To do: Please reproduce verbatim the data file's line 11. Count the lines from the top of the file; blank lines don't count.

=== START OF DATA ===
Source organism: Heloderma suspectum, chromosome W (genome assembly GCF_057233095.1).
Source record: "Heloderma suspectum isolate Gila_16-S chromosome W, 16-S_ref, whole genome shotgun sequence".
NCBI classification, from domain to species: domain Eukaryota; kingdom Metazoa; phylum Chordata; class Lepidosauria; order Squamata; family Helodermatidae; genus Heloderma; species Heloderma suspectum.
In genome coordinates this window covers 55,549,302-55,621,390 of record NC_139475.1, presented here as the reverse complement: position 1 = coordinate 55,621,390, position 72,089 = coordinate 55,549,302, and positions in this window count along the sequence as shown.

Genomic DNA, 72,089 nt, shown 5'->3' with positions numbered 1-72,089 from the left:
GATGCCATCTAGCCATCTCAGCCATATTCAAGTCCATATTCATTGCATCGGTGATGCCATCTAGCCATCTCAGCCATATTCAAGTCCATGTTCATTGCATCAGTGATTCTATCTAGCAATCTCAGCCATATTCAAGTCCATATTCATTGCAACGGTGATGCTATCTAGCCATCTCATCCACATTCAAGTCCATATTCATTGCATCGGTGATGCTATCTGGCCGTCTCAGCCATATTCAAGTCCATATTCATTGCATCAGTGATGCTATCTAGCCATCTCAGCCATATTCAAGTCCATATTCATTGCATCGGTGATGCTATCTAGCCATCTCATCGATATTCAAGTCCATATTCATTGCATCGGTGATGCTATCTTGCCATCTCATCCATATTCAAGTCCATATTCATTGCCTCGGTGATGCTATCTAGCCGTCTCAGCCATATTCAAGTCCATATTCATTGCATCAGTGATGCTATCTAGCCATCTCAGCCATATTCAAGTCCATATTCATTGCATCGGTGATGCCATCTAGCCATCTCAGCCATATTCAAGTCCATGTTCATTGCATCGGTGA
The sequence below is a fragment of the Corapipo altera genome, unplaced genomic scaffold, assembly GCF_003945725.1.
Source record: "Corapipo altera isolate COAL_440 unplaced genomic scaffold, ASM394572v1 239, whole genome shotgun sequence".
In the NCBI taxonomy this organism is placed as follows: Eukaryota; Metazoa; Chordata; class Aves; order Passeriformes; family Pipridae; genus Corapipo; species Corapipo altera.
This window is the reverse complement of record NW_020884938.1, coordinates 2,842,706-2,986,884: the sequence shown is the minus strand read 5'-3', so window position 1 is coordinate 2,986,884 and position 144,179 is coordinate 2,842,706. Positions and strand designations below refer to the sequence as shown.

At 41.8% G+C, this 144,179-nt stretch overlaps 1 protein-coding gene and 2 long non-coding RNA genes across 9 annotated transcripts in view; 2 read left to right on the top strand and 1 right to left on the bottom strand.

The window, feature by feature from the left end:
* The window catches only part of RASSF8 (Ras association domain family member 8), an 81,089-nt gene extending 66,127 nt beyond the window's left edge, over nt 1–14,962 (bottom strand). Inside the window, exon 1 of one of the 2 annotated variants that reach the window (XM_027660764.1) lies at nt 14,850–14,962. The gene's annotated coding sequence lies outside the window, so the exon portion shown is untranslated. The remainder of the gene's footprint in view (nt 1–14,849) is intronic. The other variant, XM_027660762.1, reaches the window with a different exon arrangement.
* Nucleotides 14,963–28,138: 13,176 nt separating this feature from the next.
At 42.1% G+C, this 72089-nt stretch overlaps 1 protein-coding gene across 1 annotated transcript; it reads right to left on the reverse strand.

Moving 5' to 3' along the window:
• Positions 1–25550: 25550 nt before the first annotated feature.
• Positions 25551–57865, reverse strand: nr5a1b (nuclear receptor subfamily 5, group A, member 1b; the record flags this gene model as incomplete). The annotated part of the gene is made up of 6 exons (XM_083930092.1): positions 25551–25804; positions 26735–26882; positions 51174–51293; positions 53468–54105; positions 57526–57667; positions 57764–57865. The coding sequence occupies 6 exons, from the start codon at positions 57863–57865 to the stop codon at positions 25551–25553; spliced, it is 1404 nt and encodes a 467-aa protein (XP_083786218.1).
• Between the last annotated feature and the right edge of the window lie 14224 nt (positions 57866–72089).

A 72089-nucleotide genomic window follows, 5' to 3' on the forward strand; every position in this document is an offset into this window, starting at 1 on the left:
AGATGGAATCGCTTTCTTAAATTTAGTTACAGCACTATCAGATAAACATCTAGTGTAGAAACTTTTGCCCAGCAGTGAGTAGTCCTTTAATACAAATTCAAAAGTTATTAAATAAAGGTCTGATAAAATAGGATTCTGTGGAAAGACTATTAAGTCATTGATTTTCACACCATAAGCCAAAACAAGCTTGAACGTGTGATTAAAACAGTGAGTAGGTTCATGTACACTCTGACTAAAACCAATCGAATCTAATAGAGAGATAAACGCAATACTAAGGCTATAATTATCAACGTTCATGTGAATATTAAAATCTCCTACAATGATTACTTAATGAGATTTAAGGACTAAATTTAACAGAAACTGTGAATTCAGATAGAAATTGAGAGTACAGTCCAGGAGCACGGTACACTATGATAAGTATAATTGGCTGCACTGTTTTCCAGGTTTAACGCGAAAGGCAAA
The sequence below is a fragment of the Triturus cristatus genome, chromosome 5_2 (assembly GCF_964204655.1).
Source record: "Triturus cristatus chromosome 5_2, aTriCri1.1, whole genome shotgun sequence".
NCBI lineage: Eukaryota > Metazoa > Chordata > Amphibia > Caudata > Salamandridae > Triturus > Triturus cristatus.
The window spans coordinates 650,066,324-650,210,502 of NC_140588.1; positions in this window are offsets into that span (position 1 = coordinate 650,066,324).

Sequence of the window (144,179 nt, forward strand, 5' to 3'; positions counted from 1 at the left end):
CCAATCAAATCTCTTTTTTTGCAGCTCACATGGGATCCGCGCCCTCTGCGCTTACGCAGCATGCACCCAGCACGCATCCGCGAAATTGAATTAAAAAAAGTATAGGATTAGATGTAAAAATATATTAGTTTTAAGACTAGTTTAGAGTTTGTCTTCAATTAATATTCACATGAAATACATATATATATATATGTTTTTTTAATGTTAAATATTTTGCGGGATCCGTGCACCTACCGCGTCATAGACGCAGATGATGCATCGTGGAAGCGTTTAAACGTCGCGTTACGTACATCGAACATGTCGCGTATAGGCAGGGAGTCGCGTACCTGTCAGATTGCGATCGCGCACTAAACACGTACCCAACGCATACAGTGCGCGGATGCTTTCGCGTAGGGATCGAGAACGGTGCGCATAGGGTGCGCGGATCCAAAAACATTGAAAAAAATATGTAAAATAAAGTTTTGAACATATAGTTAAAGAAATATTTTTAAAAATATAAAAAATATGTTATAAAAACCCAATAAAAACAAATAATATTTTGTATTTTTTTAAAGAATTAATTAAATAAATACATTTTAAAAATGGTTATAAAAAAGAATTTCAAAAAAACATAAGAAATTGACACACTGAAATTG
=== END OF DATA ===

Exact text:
At 41.8% G+C, this 144,179-nt stretch overlaps 1 protein-coding gene and 2 long non-coding RNA genes across 9 annotated transcripts in view; 2 read left to right on the top strand and 1 right to left on the bottom strand.